The original Thanksgiving meal

Beverly Cox

This year, let’s give it up for the originators of our favorite meal of the year: the Native Americans.

“Most all of the foods that we associate with Thanksgiving are Native American foods,” says Beverly Cox, the co-author of the recently reissued “Spirit of the Harvest: North American Indian Cooking.”
“Sweet potatoes, corn (like cornbread stuffing), the turkey (a native animal to the Americas), cranberries, green beans, pumpkin pie — pumpkins originated in the Americas as well — virtually our whole dinner came from the Indians.”

And while we celebrate Thanksgiving just once a year, in earlier times, giving thanks was a regular occurrence.

“Thanksgiving ceremonies, for most Native American tribes, were very much a part of their lives,” she continues. “There were Thanksgiving ceremonies periodically throughout the year to punctuate the different harvests. There would be a Thanksgiving ceremony for the first buffalo, or the first salmon that were caught — they’d treat it with a great ceremony to thank the salmon for giving themselves to feed the people.”

So before you stuff your face this year, we recommend giving thanks to the Native Americans for helping your mom come up with that awesome pie.

Weekend Recipe

Hidatsa stuffed sugar pumpkin

Serves 6

Many of the Plains tribes originated near the Great Lakes and in the northern woodlands, and thus were familiar with wild rice. It became and important trade item, finding its way from Woodland to Prairie tribes. It was then traded for buffalo hides and dried meat from the hunting peoples on the plains, who were long removed from their ancestral rice marshes.

The Mandan and Hidatsa villages along the Missouri River in what is now central North Dakota were major trading centers for both indigenous and non-Indian foods. These tribes raised pumpkins and squash and also traded with tribes to the east and the north, and thus had a more varied diet than their nomadic neighbors.

Ingredients
1 4- to 5-pound sugar pumpkin
2 teaspoons salt
½ teaspoon dry mustard
1-2 tablespoons vegetable oil or rendered fat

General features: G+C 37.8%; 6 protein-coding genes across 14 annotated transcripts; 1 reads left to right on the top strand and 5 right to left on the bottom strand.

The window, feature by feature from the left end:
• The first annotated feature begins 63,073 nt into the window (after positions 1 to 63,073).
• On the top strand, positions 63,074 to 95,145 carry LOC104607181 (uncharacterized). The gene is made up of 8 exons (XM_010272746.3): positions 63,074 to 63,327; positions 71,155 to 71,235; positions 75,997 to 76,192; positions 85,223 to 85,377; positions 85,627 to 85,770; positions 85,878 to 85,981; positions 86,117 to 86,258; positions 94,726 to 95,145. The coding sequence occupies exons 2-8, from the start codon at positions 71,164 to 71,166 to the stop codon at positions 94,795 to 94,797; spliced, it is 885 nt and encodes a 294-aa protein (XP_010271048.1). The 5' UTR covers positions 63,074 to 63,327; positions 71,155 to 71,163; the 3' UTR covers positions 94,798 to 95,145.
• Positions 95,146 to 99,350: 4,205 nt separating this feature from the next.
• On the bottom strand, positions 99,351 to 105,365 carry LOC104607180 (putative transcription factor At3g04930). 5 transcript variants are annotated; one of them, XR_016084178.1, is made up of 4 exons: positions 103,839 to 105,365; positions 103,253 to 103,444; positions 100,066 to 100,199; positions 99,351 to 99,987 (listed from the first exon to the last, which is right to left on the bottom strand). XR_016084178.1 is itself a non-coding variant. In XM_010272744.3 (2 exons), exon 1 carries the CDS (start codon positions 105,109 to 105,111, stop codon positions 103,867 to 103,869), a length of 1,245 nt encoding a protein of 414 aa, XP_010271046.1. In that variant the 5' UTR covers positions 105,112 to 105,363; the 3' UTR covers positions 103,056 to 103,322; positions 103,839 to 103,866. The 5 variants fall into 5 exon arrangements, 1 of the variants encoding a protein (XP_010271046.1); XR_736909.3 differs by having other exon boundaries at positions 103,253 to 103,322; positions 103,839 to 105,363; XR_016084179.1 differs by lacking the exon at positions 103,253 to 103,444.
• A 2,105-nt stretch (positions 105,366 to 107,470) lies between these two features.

1 pound ground venison, buffalo or beef
1 medium onion, chopped
1 cup wild rice, cooked
3 eggs, beaten
1 teaspoon crushed dried sage
¼ teaspoon pepper

Directions
1. Preheat oven to 350F. Cut the top from the pumpkin and remove seeds and strings. Prick cavity with a fork and rub with 1 teaspoon of salt and the mustard. Heat oil in a large skillet. Add meat and onion and saute over medium-high heat until browned. Off the heat, stir in wild rice, eggs, remaining salt, sage and pepper. Stuff pumpkin with this mixture.  Place ½ inch of water in the bottom of a shallow baking pan.

2. Put pumpkin in the pan and bake for 1 ½ hours, or until tender. Add more water to the pan as necessary to avoid sticking. Cut pumpkin into wedges, giving each person both pumpkin and stuffing.



News
Entertainment
Sports
Lifestyle
Local

Mayor reveals new tech hub Digital.NYC

Mayor Bill de Blasio revealed Digital.NYC on Wednesday, a new online platform aimed at connecting all things tech in New York City. The public-private partnership…

Local

Falling debris hits two men in Times Square

Two men were taken to the hospital Wednesday morning after being hit by falling debris from 110 feet above Times Square. Nancy Greco from the…

Local

Queens Assemblyman William Scarborough accused of misusing campaign…

Queens Assemblyman William Scarborough has been indicted on state and federal charges for allegedly withdrawing campaign funds as cash for personal use. Scarborough, a Democrat…

News

U.S. Secret Service director Pierson resigns under fire

U.S. Secret Service Director Julia Pierson resigned under fire on Wednesday after a series of security lapses came to light.

Television

TV watch list, Wednesday, Oct. 1: 'Criminal Minds,'…

The "Criminal Minds" team adds some supernatural assistance, as the "Ghost Whisperer" herself, Jennifer Love Hewitt, joins the show. She's playing an FBI agent, but you never know when someone…

Music

See the most popular Pandora station in your…

Who knew Bachata music was so popular?

The Word

The Word: Twilight just won't die

You thought our "Twilight" days were behind us, didn't you? Well think again. Series creator Stephenie Meyer (who would rather you not ask about "Twilight"…

Going Out

Which NYC restaurant lost its three-star Michelin rating?

A record 73 restaurants in New York City collected coveted Michelin stars on Tuesday as a mix of trendy spots and fine-dining stalwarts underscored the…

NFL

Rex Ryan fields more questions about Geno Smith,…

The idea Geno Smith will be replaced by backup Michael Vick appears to be all smoke, as the Jets are intent to ride with their second-round draft pick.

NFL

Will Beatty playing like franchise left tackle again…

Left tackle Will Beatty, who is the elder-statesman of Giants’ line, has turned around his season and become a consistent force on Manning’s blindside.

NFL

John Conner back with Jets for second stint

He'll be back. It's "Terminator 2" for the Jets, who brought back John Conner to the team on Tuesday after placing fullback Tommy Bohanon on…

NFL

Fantasy football: Ben Tate to break out, Larry…

Fantasy football: Ben Tate to break out, Larry Donnell will stay solid

Career

Creating a support system for minority women in…

When Kathryn Finney founded digitalundivided — an organization devoted to engaging minority communities with the tech world — she didn’t know quite what to expect.…

Sex

We can learn a lot from animals about…

There’s a lot we can learn about love from the birds and the bees — and the chickens, monkeys and squirrels that we share the…

Style

Saint Laurent

Our review of the Saint Laurent Spring '15 show at Paris Fashion Week.

Style

Céline: Paris Fashion Week Spring 2015

Our review of the Celine Spring '15 show during Paris Fashion Week.